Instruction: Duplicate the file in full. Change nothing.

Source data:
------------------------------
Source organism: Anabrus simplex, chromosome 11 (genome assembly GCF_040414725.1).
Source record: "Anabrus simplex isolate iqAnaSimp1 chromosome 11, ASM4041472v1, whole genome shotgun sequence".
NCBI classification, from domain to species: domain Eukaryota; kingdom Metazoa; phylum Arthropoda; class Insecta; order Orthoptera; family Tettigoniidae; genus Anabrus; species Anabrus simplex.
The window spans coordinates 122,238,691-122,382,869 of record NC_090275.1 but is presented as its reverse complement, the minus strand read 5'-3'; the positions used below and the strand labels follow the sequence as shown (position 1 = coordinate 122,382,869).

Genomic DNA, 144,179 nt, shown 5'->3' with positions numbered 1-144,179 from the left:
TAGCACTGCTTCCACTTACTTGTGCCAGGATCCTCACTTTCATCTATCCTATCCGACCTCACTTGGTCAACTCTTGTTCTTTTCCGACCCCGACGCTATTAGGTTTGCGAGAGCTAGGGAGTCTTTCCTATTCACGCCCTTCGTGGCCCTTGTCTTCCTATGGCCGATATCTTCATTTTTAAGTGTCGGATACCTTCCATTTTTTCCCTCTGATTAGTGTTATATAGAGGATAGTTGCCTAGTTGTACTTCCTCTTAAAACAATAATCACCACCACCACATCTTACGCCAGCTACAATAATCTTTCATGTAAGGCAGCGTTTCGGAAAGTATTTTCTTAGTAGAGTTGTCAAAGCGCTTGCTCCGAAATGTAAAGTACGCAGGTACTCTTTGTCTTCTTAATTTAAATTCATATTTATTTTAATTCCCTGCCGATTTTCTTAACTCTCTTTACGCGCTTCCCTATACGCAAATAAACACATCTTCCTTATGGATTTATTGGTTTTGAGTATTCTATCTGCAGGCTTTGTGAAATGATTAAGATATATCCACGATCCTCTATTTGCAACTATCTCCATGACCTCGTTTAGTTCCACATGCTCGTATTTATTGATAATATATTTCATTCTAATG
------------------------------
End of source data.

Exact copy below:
Source organism: Anabrus simplex, chromosome 11 (genome assembly GCF_040414725.1).
Source record: "Anabrus simplex isolate iqAnaSimp1 chromosome 11, ASM4041472v1, whole genome shotgun sequence".
NCBI classification, from domain to species: domain Eukaryota; kingdom Metazoa; phylum Arthropoda; class Insecta; order Orthoptera; family Tettigoniidae; genus Anabrus; species Anabrus simplex.
The window spans coordinates 122,238,691-122,382,869 of record NC_090275.1 but is presented as its reverse complement, the minus strand read 5'-3'; the positions used below and the strand labels follow the sequence as shown (position 1 = coordinate 122,382,869).

Genomic DNA, 144,179 nt, shown 5'->3' with positions numbered 1-144,179 from the left:
TAGCACTGCTTCCACTTACTTGTGCCAGGATCCTCACTTTCATCTATCCTATCCGACCTCACTTGGTCAACTCTTGTTCTTTTCCGACCCCGACGCTATTAGGTTTGCGAGAGCTAGGGAGTCTTTCCTATTCACGCCCTTCGTGGCCCTTGTCTTCCTATGGCCGATATCTTCATTTTTAAGTGTCGGATACCTTCCATTTTTTCCCTCTGATTAGTGTTATATAGAGGATAGTTGCCTAGTTGTACTTCCTCTTAAAACAATAATCACCACCACCACATCTTACGCCAGCTACAATAATCTTTCATGTAAGGCAGCGTTTCGGAAAGTATTTTCTTAGTAGAGTTGTCAAAGCGCTTGCTCCGAAATGTAAAGTACGCAGGTACTCTTTGTCTTCTTAATTTAAATTCATATTTATTTTAATTCCCTGCCGATTTTCTTAACTCTCTTTACGCGCTTCCCTATACGCAAATAAACACATCTTCCTTATGGATTTATTGGTTTTGAGTATTCTATCTGCAGGCTTTGTGAAATGATTAAGATATATCCACGATCCTCTATTTGCAACTATCTCCATGACCTCGTTTAGTTCCACATGCTCGTATTTATTGATAATATATTTCATTCTAATG